Bing Crosby

The Chronological Bing Crosby, Vol. 26: 1939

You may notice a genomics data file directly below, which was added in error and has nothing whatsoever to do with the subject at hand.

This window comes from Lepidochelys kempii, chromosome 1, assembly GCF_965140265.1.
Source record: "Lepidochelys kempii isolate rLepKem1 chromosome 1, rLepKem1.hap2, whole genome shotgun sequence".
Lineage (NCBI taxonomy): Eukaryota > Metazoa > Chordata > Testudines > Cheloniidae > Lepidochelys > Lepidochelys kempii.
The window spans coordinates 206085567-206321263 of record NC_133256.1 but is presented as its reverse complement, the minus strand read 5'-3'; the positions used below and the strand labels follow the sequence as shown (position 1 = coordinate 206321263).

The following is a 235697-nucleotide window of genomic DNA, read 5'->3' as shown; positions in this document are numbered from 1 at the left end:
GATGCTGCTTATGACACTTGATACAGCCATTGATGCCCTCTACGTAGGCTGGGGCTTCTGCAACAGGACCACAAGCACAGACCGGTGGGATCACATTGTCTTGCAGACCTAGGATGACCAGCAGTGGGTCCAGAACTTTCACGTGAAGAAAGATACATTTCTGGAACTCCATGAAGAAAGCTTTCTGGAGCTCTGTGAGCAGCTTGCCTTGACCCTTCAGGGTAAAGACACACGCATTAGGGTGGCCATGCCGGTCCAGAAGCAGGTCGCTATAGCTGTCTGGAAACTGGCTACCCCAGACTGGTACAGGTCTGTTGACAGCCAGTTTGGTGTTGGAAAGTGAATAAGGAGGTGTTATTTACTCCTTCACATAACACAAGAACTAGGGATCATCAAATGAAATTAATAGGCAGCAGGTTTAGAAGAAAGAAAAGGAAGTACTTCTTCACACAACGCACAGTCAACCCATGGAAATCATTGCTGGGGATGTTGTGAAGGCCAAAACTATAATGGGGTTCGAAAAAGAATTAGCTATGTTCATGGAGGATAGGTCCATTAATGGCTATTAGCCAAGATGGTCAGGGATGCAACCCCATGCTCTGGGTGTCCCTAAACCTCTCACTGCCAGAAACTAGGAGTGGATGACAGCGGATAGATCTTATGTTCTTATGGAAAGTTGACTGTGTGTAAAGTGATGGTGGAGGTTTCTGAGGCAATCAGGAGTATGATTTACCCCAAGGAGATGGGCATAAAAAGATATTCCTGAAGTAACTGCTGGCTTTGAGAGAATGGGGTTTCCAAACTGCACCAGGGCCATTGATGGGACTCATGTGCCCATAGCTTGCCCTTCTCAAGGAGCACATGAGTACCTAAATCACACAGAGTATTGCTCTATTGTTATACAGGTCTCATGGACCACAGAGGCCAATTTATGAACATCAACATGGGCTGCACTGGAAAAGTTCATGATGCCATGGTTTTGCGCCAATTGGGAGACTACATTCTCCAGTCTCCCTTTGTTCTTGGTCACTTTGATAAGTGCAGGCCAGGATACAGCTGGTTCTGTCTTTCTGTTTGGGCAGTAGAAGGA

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Still the country's top solo recording star, as well as being a popular movie star and radio show host, Bing Crosby was typically busy during the second half of 1939, documented on this volume of his chronological recordings. Having completed filming of The Star Maker, the bio-pic on turn-of-the-century songwriter Gus Edwards, in June he was still cutting studio versions of the movie's songs, including a duet with Connee Boswell on "An Apple for the Teacher," which went on to become a Top Ten hit. Then there was a vocal version of a tune written by bandleader brother Bob Crosby's pianist, Bob Haggart, "What's New," an off-hand ballad of romantic loss that became his biggest hit among these recordings. Typically, there was a also a variety of other material, including Hawaiian songs and 1920s Gershwin show tunes. Back at work in September, Crosby did his first-ever recording session with the Andrews Sisters, covering Harry James' "Ciribiribin" before returning to his radio show, "The Kraft Music Hall." Later in the fall, he filmed the first of his popular series of "road" pictures with Bob Hope and Dorothy Lamour, Road to Singapore, and in a December recording session cut songs from the film including another major hit, "Too Romantic." As usual, this volume includes not only the released takes of the songs, but also alternate takes when available, among them "blow-ups" during which Crosby can be heard cutting up in the studio after making an error. Unlike other volumes, this one reveals no salty language, although the singer lets loose a couple of oaths of "Holy Jesus!" during a rejected take of "Between the 18th and the 19th on Chestnut Street" that closes the disc. Crosby is in excellent voice in this period, although the material varies widely in quality.